n the field of psychiatry, it is the therapeutic relationship which is the single most important thing. . . . Now, if because of some altered state of consciousness, somebody is about to do themselves grievous harm or someone else grievous harm, well then, I would stop them in whatever way I needed to . . . In my career I have never committed anyone. . . . I make it my business to form the kind of relationship [through which the mentally ill person and I can establish an ongoing treatment plan that is acceptable to both of us.
However, the big question is whether or not folks think PsychRights should ask the United States Supreme Court to hear an appeal in spite of the likelihood that if we won, it would take longer for people who are facing involuntary commitment to get a judicial decision. In this regard, I might point out that when I represent someone in a commitment hearing I tell them it will take me at least a day or two to get ready. I tell them if they don’t want to wait that long for a hearing, they can use the public defender and almost certainly be committed, or they can use me, wait a day or so, and have a real shot of not being committed. This is a similar situation.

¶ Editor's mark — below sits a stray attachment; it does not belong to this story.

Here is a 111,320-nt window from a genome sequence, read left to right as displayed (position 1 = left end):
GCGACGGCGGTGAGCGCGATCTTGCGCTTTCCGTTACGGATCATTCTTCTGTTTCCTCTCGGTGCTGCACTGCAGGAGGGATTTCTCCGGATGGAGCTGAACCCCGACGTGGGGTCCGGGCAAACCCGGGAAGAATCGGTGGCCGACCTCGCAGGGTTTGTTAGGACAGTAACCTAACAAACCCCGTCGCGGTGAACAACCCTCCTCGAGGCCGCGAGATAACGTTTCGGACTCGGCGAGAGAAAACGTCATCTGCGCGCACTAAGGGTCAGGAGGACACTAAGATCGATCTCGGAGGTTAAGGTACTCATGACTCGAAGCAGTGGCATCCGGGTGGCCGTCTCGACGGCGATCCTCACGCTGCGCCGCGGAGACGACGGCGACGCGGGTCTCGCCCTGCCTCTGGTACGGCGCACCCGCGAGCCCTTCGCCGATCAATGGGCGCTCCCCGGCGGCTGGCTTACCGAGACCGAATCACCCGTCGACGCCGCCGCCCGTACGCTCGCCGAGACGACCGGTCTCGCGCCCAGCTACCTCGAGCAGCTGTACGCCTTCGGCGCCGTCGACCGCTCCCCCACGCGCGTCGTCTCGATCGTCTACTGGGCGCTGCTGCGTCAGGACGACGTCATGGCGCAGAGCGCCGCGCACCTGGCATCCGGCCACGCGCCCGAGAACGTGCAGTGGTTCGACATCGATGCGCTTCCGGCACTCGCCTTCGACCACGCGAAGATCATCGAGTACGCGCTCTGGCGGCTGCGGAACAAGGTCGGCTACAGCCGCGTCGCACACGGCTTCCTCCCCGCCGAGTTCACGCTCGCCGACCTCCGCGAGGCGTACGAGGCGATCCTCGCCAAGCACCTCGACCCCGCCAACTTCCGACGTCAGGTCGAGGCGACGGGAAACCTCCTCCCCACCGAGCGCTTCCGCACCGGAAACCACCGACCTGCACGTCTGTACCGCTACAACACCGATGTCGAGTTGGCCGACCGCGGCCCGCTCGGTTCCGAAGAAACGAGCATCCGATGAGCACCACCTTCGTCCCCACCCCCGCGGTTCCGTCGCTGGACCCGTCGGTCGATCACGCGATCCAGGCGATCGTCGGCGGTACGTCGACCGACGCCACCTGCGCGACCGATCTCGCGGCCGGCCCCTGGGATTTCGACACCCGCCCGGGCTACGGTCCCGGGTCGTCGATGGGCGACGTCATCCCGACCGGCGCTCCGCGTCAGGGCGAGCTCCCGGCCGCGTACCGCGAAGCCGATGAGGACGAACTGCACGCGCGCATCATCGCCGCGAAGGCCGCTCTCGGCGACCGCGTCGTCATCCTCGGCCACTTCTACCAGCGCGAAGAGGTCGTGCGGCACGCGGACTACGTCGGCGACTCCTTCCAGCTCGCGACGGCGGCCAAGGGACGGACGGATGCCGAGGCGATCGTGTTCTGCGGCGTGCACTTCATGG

From my perspective, it would be better to just allow the psychiatric emergency room to transfer the person to the hospital for further 72 hour evaluation, rather than have what I consider an illegitimate court proceeding. However, other people may disagree. I just think it is important that if the court system is invoked that the normal due process rights be honored for people accused of being mentally ill.
So, please let me know what you think about whether we should ask the United States Supreme Court to hear an appeal on this issue by posting a comment.
Mad in America hosts blogs by a diverse group of writers. These posts are designed to serve as a public forum for a discussion—broadly speaking—of psychiatry and its treatments. The opinions expressed are the writers’ own.